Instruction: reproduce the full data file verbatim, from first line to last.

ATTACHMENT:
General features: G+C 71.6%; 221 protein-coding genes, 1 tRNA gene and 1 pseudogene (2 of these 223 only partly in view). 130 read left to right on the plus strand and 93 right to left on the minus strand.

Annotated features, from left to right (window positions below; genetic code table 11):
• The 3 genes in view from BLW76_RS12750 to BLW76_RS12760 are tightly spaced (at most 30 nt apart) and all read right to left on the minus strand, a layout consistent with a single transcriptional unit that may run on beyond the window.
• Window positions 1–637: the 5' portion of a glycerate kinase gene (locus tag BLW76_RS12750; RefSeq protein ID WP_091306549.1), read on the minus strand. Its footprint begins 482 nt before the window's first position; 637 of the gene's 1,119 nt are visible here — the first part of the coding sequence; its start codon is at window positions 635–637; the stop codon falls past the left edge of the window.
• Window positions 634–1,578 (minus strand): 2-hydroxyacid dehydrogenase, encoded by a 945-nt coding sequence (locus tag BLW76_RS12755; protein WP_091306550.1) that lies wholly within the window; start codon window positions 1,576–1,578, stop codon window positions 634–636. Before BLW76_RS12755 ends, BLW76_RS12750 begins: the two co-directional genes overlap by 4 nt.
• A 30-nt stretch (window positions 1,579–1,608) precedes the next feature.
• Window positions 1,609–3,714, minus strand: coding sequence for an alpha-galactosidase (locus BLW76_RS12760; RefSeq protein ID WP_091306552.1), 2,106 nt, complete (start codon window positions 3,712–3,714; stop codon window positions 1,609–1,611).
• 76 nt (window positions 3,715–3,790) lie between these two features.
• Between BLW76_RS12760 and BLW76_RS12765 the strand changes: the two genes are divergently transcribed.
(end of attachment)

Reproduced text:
General features: G+C 71.6%; 221 protein-coding genes, 1 tRNA gene and 1 pseudogene (2 of these 223 only partly in view). 130 read left to right on the plus strand and 93 right to left on the minus strand.

Annotated features, from left to right (window positions below; genetic code table 11):
• The 3 genes in view from BLW76_RS12750 to BLW76_RS12760 are tightly spaced (at most 30 nt apart) and all read right to left on the minus strand, a layout consistent with a single transcriptional unit that may run on beyond the window.
• Window positions 1–637: the 5' portion of a glycerate kinase gene (locus tag BLW76_RS12750; RefSeq protein ID WP_091306549.1), read on the minus strand. Its footprint begins 482 nt before the window's first position; 637 of the gene's 1,119 nt are visible here — the first part of the coding sequence; its start codon is at window positions 635–637; the stop codon falls past the left edge of the window.
• Window positions 634–1,578 (minus strand): 2-hydroxyacid dehydrogenase, encoded by a 945-nt coding sequence (locus tag BLW76_RS12755; protein WP_091306550.1) that lies wholly within the window; start codon window positions 1,576–1,578, stop codon window positions 634–636. Before BLW76_RS12755 ends, BLW76_RS12750 begins: the two co-directional genes overlap by 4 nt.
• A 30-nt stretch (window positions 1,579–1,608) precedes the next feature.
• Window positions 1,609–3,714, minus strand: coding sequence for an alpha-galactosidase (locus BLW76_RS12760; RefSeq protein ID WP_091306552.1), 2,106 nt, complete (start codon window positions 3,712–3,714; stop codon window positions 1,609–1,611).
• 76 nt (window positions 3,715–3,790) lie between these two features.
• Between BLW76_RS12760 and BLW76_RS12765 the strand changes: the two genes are divergently transcribed.